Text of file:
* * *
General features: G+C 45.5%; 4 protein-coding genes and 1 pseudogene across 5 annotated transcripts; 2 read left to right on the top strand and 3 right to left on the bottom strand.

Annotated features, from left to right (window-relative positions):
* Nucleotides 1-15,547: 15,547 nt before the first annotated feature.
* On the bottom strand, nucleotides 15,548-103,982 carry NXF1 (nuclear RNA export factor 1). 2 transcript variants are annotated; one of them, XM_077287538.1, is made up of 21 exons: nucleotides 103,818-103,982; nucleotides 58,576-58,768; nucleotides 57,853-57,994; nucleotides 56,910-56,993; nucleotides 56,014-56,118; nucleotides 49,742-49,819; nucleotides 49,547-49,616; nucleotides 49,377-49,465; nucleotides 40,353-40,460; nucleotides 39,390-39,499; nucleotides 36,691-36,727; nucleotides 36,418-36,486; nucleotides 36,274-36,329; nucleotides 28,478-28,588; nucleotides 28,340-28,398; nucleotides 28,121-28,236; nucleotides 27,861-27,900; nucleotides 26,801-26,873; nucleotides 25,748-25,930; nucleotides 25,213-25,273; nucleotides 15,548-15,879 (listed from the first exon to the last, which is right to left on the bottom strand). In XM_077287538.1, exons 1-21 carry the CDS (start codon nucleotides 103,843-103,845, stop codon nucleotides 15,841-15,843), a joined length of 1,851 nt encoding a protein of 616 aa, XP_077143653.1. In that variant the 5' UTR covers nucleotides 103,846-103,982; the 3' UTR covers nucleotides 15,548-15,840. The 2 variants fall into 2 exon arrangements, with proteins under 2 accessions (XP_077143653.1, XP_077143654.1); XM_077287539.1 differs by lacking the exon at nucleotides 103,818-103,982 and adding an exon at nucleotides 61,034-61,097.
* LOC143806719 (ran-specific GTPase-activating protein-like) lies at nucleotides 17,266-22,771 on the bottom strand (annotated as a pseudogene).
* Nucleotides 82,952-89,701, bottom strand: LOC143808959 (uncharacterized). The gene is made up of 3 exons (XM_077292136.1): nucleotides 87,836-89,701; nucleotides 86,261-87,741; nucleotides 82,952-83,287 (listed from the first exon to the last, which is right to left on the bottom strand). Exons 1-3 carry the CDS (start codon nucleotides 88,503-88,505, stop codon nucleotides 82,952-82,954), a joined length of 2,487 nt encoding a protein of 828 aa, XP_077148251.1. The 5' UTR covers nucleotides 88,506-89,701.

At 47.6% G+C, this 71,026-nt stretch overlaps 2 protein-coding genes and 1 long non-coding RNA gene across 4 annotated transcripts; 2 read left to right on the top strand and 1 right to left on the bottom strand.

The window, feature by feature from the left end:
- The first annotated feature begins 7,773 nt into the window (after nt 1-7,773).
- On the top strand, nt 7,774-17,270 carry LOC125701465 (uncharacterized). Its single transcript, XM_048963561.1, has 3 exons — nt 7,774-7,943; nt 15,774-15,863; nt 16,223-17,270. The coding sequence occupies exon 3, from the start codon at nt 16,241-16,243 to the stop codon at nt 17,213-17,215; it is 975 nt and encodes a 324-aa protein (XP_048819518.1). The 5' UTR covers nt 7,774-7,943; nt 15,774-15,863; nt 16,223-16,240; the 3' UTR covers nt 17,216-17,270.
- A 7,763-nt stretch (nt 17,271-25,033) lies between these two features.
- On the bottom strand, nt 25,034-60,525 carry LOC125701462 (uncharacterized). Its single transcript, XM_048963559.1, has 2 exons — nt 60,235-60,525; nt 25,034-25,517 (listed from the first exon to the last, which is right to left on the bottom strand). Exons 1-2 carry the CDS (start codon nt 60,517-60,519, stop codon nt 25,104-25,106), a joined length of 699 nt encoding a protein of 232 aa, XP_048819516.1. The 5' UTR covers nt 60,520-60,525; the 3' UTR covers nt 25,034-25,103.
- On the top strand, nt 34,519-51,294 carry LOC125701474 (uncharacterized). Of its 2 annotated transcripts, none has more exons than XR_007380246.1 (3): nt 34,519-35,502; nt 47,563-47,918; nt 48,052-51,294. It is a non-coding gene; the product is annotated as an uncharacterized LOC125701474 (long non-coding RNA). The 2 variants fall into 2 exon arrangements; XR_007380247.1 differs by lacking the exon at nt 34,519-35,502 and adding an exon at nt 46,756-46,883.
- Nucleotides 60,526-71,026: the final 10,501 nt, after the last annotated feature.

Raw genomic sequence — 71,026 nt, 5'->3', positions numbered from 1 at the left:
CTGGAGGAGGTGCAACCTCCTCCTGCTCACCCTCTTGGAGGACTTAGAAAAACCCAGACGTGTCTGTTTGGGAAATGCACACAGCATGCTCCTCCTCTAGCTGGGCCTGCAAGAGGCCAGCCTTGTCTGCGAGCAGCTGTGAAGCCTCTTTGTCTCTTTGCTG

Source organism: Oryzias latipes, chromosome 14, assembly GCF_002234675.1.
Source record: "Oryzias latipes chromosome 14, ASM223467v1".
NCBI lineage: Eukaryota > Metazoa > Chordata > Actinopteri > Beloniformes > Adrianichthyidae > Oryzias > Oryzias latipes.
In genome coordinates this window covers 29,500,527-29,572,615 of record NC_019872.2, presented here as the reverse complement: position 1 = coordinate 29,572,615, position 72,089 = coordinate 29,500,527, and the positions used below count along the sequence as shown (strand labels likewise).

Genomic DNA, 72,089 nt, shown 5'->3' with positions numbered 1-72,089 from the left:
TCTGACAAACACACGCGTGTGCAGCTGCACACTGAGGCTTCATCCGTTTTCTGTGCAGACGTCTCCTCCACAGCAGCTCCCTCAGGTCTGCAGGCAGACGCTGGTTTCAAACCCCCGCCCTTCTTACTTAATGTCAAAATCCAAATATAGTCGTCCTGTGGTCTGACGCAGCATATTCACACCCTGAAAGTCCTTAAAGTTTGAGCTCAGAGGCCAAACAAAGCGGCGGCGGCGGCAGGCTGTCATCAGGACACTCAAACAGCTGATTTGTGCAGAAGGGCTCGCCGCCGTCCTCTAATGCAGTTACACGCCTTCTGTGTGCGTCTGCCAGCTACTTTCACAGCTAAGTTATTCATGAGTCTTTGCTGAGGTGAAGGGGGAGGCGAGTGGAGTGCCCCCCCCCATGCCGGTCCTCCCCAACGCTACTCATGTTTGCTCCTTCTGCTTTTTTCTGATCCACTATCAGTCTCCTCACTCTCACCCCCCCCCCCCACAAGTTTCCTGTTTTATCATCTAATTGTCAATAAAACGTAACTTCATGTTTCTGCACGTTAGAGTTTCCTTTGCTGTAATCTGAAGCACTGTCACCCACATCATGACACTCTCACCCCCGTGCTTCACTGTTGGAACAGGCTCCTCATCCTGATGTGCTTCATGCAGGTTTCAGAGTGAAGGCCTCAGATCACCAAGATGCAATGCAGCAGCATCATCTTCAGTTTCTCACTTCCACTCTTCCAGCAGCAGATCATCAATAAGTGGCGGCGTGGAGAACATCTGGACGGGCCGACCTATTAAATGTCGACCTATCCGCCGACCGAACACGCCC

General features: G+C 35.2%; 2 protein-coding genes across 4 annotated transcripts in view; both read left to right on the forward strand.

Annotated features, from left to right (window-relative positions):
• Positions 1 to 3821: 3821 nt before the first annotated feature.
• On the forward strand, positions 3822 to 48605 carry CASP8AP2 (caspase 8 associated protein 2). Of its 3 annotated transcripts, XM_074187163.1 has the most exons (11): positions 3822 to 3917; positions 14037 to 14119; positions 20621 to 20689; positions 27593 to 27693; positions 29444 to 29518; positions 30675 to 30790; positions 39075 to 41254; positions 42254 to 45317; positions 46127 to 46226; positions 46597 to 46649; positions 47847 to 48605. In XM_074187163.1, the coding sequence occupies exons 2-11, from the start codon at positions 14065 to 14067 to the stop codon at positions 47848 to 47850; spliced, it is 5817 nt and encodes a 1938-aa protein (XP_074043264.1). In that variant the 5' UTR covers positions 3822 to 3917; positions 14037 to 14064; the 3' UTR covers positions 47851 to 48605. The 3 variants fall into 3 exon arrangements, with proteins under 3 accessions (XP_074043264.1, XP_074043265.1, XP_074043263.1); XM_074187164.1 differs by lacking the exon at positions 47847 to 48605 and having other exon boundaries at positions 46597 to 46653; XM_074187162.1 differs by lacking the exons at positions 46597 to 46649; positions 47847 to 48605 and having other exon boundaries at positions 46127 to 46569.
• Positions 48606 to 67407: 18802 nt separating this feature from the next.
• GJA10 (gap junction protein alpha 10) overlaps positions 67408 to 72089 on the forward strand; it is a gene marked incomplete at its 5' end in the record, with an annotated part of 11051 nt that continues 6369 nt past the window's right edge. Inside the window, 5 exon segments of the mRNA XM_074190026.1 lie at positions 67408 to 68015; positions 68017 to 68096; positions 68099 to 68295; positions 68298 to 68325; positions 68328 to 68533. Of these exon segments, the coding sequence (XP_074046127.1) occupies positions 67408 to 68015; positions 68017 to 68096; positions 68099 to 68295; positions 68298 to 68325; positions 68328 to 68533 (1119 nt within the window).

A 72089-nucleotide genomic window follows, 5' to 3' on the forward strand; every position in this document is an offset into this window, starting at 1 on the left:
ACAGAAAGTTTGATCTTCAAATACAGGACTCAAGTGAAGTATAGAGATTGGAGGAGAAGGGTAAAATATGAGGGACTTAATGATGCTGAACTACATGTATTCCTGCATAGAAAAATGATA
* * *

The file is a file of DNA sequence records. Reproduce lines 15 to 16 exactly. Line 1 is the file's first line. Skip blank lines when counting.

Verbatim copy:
Raw genomic sequence — 71,026 nt, 5'->3', positions numbered from 1 at the left:
CTGGAGGAGGTGCAACCTCCTCCTGCTCACCCTCTTGGAGGACTTAGAAAAACCCAGACGTGTCTGTTTGGGAAATGCACACAGCATGCTCCTCCTCTAGCTGGGCCTGCAAGAGGCCAGCCTTGTCTGCGAGCAGCTGTGAAGCCTCTTTGTCTCTTTGCTG